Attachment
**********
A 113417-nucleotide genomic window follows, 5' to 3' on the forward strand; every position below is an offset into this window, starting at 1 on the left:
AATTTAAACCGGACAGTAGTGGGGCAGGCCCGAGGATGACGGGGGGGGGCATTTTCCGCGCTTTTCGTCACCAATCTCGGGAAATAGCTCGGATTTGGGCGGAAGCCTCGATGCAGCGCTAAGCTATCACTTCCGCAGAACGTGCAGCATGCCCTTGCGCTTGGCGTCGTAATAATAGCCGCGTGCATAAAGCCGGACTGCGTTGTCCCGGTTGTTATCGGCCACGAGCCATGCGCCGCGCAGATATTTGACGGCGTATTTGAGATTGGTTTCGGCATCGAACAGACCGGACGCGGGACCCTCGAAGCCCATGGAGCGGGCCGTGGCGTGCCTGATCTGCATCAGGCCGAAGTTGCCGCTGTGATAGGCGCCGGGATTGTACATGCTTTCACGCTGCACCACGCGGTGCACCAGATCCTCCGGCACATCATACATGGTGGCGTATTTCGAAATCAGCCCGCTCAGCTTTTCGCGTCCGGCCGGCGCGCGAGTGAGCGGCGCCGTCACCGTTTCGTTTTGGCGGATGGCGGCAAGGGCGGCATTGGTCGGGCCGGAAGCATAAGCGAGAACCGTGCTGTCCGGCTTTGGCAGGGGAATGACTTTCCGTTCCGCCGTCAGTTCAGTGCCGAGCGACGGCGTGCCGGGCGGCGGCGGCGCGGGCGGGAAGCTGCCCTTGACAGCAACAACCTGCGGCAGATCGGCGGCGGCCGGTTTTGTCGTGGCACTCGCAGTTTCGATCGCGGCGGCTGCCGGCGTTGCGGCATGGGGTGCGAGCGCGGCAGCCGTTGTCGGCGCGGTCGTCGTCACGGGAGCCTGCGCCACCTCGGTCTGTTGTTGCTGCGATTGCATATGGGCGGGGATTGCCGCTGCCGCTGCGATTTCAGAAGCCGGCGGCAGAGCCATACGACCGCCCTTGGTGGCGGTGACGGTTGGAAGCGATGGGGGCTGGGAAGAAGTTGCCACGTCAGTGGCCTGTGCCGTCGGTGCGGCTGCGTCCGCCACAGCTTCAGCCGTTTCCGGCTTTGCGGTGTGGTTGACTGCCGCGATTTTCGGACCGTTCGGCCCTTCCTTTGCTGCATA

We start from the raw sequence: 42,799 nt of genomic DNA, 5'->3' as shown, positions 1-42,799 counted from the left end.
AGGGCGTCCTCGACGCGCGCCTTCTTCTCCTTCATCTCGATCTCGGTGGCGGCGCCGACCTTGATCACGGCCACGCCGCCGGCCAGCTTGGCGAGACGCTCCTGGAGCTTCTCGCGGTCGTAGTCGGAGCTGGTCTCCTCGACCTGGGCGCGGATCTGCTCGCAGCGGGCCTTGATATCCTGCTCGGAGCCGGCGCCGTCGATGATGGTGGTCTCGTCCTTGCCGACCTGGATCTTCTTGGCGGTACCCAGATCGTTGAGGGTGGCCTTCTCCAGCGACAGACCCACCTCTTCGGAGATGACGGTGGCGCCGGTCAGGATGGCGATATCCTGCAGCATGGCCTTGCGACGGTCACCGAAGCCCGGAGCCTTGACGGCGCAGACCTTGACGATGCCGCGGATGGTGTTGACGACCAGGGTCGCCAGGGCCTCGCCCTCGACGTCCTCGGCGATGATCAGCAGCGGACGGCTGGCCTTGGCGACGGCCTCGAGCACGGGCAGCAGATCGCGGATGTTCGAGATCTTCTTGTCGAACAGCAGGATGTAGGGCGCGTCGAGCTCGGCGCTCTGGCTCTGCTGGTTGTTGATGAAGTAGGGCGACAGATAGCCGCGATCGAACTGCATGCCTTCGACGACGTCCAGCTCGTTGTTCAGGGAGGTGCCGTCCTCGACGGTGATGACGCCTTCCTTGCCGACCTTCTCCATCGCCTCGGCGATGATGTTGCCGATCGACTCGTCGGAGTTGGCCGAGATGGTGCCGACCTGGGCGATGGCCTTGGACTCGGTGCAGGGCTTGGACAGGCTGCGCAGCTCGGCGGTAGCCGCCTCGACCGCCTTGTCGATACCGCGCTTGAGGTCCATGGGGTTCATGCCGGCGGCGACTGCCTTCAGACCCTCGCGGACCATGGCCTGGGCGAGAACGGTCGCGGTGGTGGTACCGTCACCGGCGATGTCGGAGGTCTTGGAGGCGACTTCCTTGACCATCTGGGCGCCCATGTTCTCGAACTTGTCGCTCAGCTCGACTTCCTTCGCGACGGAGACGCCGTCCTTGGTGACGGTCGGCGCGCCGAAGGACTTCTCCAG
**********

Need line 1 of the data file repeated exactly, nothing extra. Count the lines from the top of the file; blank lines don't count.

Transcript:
A 113417-nucleotide genomic window follows, 5' to 3' on the forward strand; every position below is an offset into this window, starting at 1 on the left: